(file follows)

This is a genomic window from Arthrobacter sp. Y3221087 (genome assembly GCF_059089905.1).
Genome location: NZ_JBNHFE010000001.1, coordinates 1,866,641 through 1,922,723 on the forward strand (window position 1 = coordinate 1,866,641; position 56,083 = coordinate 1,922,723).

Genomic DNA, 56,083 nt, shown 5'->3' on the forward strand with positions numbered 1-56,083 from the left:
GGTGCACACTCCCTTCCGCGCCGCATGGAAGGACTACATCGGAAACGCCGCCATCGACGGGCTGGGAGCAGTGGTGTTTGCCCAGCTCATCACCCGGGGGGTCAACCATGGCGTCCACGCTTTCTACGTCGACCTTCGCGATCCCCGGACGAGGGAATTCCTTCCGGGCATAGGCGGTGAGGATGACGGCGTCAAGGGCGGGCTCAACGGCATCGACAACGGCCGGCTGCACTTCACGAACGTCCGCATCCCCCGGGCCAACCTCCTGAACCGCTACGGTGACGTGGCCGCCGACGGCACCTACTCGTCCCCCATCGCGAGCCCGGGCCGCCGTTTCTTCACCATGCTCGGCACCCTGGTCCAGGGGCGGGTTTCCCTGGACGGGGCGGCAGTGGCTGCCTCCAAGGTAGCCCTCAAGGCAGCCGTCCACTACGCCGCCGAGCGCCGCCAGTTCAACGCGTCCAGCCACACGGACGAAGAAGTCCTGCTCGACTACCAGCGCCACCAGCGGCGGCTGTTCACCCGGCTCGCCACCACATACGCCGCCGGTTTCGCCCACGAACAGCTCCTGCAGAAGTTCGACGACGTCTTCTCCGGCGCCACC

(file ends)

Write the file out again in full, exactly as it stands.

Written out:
This is a genomic window from Arthrobacter sp. Y3221087 (genome assembly GCF_059089905.1).
Genome location: NZ_JBNHFE010000001.1, coordinates 1,866,641 through 1,922,723 on the forward strand (window position 1 = coordinate 1,866,641; position 56,083 = coordinate 1,922,723).

Genomic DNA, 56,083 nt, shown 5'->3' on the forward strand with positions numbered 1-56,083 from the left:
GGTGCACACTCCCTTCCGCGCCGCATGGAAGGACTACATCGGAAACGCCGCCATCGACGGGCTGGGAGCAGTGGTGTTTGCCCAGCTCATCACCCGGGGGGTCAACCATGGCGTCCACGCTTTCTACGTCGACCTTCGCGATCCCCGGACGAGGGAATTCCTTCCGGGCATAGGCGGTGAGGATGACGGCGTCAAGGGCGGGCTCAACGGCATCGACAACGGCCGGCTGCACTTCACGAACGTCCGCATCCCCCGGGCCAACCTCCTGAACCGCTACGGTGACGTGGCCGCCGACGGCACCTACTCGTCCCCCATCGCGAGCCCGGGCCGCCGTTTCTTCACCATGCTCGGCACCCTGGTCCAGGGGCGGGTTTCCCTGGACGGGGCGGCAGTGGCTGCCTCCAAGGTAGCCCTCAAGGCAGCCGTCCACTACGCCGCCGAGCGCCGCCAGTTCAACGCGTCCAGCCACACGGACGAAGAAGTCCTGCTCGACTACCAGCGCCACCAGCGGCGGCTGTTCACCCGGCTCGCCACCACATACGCCGCCGGTTTCGCCCACGAACAGCTCCTGCAGAAGTTCGACGACGTCTTCTCCGGCGCCACC